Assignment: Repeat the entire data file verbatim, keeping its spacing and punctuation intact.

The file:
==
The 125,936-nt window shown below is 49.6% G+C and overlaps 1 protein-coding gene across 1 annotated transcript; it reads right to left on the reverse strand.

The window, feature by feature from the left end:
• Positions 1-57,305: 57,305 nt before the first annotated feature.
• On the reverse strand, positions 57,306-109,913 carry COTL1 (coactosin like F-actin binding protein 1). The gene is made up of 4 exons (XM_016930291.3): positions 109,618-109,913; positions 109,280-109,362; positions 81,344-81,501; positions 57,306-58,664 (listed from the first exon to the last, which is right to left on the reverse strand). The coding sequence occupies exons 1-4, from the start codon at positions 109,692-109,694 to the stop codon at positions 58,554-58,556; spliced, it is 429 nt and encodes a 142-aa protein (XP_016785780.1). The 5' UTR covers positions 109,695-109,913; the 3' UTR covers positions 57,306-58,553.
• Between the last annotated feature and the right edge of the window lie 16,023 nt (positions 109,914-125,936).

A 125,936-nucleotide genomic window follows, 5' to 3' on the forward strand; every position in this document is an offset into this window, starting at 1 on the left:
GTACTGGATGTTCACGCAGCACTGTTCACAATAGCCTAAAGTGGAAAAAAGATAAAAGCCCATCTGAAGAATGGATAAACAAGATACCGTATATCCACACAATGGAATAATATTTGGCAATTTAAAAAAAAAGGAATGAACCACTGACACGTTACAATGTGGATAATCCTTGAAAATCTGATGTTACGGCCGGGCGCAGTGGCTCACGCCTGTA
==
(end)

The 125,936-nt window shown below is 49.6% G+C and overlaps 1 protein-coding gene across 1 annotated transcript; it reads right to left on the reverse strand.

The window, feature by feature from the left end:
• Positions 1-57,305: 57,305 nt before the first annotated feature.
• On the reverse strand, positions 57,306-109,913 carry COTL1 (coactosin like F-actin binding protein 1). The gene is made up of 4 exons (XM_016930291.3): positions 109,618-109,913; positions 109,280-109,362; positions 81,344-81,501; positions 57,306-58,664 (listed from the first exon to the last, which is right to left on the reverse strand). The coding sequence occupies exons 1-4, from the start codon at positions 109,692-109,694 to the stop codon at positions 58,554-58,556; spliced, it is 429 nt and encodes a 142-aa protein (XP_016785780.1). The 5' UTR covers positions 109,695-109,913; the 3' UTR covers positions 57,306-58,553.
• Between the last annotated feature and the right edge of the window lie 16,023 nt (positions 109,914-125,936).

A 125,936-nucleotide genomic window follows, 5' to 3' on the forward strand; every position in this document is an offset into this window, starting at 1 on the left:
GTACTGGATGTTCACGCAGCACTGTTCACAATAGCCTAAAGTGGAAAAAAGATAAAAGCCCATCTGAAGAATGGATAAACAAGATACCGTATATCCACACAATGGAATAATATTTGGCAATTTAAAAAAAAAGGAATGAACCACTGACACGTTACAATGTGGATAATCCTTGAAAATCTGATGTTACGGCCGGGCGCAGTGGCTCACGCCTGTA